Alan Semerdjian >

How Turkish Coffee Got Its Name
How to Read a Fortune in a Cup of Turkish Coffee

 

 

 

How Turkish Coffee Got Its Name

I want to bring coffee here and read the gas station attendant’s fortune in the grounds that take the shape of a ghost or treasure chest. The kind of coffee my mother used to make. And before that, her mother. The kind that rises on the stove in the pot. Rises like the inside of a volcano. The side you never see until it reaches the brim. Then you pull it off and serve it. In tiny cups. The kind I’ll bring and spread out across the counter during an oil change.

I want to bring this, but I’m not sure what to call it. My mother called it soorj, the Armenian word for coffee. And when she translated it to me and my American friends, it was Turkish coffee. It was always Turkish coffee. And it was easy to remember that way.

I want to bring it here to these two men and their family, who own the station. I know they’re Turkish because it’s in their eyes. It’s in their eyes because of the way they look at me when I speak the few words in Turkish that I know. I know these words because I am Armenian. That is also why I know they are Turkish. Typically, I should know more than a few words, but I wasn’t born there. Most Turks know a little Armenian; most Armenians know a lot of Turkish.

I am also carrying a book of Nazim Hikmet’s jail poems. After getting out of prison, it was he who wrote, “This Armenian citizen won’t forgive / his father’s slaughter in the Kurdish mountains. / But he likes you, / because you also can’t forgive / those who blackened the Turkish people’s name.” He wrote many beautiful poems about many different subjects. He is a famous Turkish poet.

The man at the gas station notices my book: How you read that now? He asks me. I tell him I want to learn how to write poetry. I ask him his name. We begin to name things, everything else: Syria, Cairo, father and joke, traditional instruments and Ataturk,, government and politics, love and work, other poets, and, eventually, it’s time to go.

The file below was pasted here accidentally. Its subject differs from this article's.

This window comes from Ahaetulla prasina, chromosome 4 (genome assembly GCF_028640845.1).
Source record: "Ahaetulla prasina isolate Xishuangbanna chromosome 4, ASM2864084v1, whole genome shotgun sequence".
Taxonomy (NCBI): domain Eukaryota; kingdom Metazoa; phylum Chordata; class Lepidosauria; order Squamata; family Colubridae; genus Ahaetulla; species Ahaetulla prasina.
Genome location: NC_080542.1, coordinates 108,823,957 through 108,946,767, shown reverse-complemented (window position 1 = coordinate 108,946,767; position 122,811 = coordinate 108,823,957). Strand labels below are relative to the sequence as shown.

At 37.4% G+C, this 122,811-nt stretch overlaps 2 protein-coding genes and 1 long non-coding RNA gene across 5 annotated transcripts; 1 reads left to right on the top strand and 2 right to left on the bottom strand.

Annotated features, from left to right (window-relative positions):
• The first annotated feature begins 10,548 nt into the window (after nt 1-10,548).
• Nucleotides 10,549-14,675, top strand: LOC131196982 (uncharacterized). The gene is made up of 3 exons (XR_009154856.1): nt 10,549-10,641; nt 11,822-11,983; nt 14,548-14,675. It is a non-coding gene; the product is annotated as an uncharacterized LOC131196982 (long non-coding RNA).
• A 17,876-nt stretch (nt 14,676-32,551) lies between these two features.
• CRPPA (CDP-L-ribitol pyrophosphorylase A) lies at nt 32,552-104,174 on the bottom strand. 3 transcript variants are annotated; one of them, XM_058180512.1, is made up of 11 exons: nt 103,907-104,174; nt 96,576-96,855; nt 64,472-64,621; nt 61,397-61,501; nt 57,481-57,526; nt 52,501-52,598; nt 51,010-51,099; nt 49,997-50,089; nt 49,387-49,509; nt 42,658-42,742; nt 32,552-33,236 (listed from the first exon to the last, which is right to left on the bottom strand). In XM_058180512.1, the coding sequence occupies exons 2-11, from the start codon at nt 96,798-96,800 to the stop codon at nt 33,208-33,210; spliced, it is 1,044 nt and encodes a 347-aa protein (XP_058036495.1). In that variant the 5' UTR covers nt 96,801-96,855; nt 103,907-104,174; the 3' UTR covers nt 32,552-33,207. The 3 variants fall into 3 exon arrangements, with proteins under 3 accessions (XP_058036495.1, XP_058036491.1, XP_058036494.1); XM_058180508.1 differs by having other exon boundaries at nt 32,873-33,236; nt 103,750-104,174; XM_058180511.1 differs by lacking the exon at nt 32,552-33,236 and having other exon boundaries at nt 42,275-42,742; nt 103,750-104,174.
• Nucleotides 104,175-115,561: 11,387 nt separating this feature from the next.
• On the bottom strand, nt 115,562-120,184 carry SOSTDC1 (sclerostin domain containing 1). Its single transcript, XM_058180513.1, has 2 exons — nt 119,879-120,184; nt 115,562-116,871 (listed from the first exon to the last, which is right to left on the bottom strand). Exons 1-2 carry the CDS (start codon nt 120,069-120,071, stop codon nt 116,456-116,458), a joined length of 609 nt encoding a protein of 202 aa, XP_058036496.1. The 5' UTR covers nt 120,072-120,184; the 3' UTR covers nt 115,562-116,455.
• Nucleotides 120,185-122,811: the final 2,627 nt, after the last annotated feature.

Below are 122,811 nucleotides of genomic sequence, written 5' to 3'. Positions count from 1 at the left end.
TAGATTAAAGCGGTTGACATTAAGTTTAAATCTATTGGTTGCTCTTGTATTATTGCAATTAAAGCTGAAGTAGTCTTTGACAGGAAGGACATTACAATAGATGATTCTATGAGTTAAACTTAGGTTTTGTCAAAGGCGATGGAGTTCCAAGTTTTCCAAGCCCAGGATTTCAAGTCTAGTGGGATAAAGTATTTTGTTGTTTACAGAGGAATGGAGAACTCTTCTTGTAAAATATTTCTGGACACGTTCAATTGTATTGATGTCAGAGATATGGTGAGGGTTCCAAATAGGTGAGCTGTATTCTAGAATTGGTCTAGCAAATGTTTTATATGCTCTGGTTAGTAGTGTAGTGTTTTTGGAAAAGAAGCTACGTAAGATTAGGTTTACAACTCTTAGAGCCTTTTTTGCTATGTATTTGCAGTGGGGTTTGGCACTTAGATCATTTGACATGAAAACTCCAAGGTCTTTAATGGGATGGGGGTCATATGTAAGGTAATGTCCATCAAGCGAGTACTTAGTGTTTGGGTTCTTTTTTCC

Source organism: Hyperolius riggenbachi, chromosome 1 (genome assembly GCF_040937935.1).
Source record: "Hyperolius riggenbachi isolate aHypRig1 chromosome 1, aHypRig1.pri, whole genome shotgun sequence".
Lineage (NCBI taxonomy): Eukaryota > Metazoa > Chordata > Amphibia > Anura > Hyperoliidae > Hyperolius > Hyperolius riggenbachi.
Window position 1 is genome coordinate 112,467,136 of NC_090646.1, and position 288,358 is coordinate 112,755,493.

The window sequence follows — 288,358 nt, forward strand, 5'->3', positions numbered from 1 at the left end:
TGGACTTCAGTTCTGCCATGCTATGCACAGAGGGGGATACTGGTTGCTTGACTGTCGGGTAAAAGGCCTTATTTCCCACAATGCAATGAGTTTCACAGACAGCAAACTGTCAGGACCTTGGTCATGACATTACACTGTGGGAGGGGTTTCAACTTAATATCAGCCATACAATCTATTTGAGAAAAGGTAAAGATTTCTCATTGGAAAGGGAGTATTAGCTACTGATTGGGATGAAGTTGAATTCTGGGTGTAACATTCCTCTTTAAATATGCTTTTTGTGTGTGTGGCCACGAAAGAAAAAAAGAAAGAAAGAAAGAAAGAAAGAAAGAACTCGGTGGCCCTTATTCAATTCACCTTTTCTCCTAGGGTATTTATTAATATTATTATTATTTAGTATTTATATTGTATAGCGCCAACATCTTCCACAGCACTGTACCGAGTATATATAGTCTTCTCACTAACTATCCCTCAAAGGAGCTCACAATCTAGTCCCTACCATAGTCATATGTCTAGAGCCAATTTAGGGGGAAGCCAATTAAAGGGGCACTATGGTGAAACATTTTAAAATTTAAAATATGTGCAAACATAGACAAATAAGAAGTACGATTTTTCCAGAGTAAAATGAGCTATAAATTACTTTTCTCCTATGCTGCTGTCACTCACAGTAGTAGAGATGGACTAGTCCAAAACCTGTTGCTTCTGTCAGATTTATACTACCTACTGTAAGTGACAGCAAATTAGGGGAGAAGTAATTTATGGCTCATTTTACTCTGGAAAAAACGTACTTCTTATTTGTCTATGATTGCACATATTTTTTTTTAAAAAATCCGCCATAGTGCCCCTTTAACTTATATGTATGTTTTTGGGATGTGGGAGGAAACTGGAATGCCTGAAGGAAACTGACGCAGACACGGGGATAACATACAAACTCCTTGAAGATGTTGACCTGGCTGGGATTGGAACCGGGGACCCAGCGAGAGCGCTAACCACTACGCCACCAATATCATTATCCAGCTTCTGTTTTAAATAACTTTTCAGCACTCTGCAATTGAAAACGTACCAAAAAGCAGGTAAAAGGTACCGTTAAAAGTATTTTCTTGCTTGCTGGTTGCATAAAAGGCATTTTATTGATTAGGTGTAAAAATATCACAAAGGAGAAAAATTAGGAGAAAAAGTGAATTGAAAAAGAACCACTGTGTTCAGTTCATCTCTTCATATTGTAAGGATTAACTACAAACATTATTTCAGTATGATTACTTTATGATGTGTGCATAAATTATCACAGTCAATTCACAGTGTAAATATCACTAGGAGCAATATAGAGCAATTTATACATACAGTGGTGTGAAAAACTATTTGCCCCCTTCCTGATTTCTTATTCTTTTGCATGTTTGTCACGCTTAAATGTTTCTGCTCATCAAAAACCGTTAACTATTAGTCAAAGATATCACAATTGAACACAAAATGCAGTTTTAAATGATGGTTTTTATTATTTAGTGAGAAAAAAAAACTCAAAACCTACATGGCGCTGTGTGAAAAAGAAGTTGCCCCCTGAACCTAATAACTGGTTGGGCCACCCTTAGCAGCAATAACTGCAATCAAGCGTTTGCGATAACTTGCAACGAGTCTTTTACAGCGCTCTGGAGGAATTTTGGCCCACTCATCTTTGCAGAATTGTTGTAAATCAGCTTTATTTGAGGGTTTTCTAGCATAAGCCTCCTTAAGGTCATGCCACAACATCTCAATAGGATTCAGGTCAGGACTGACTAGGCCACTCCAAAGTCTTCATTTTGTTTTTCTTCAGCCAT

I want to bring coffee here and spend a lot of time going over the shapes. Time is an animal afraid of change. Poetry a circle. A shell. A turtle. An hourglass on its side. Static folios of sand, a mountain. I want to bring coffee here, but I’m not sure what to call it.

 


 

 

How to Read a Fortune in a Cup of Turkish Coffee

She studied fate on Sundays. It wasn't every Sunday, but it felt like it, mostly because of the way she held the handle, read the insides like fantastic scriptures or subway maps. It was easy for her. In ten minutes of work, she'd find two birds carrying white beaded necklaces, a baby in the trees, and the curse of an eye exploding out of a volcano. The young in the family couldn't wait to grow up—their tongues hanging out for coffee and a lick of the old country. In the Semerdjian family room, the women sang stories like gypsies while I marked my height against the hall closet door. They read each other's minds.

I once saw my mother begin her spin of the cup on a blue afternoon. I remember how she swirled its insides, loosening the essential fibers at the bottom, then turned it over. The tiny layer of thick mud poured into the saucer's curves. Its descent was slow and complete; the handle of the cup, upside down now, looked like an Armenian nose.

She, too, gave her cup to my grandmother. She, who washed her clothes, translated her mail, took the same address and never made a sound to wake her at night across the hall. She asked for her fate as well. What could my grandmother tell her? What could she read in the bottom of that cup of coffee that she didn't help write? What could she unpack that wasn't already put away? They tried at it for hours. Hours turned to days, days turned to weeks and weeks turned the conversations into graffiti you almost forget is there.

I knew then that I would ask for the same treatment. Over time, I would finish my cup in a dimly lit middle eastern café on the lower east side and tell the waiter to keep the change. My grandmother would be long passed away. My mother would not be around, perhaps in the old family home worrying about the length of my coat for the season. I knew then that when the night came, I would put my pen and notebook away, turn the cup over, and imagine what he'd see.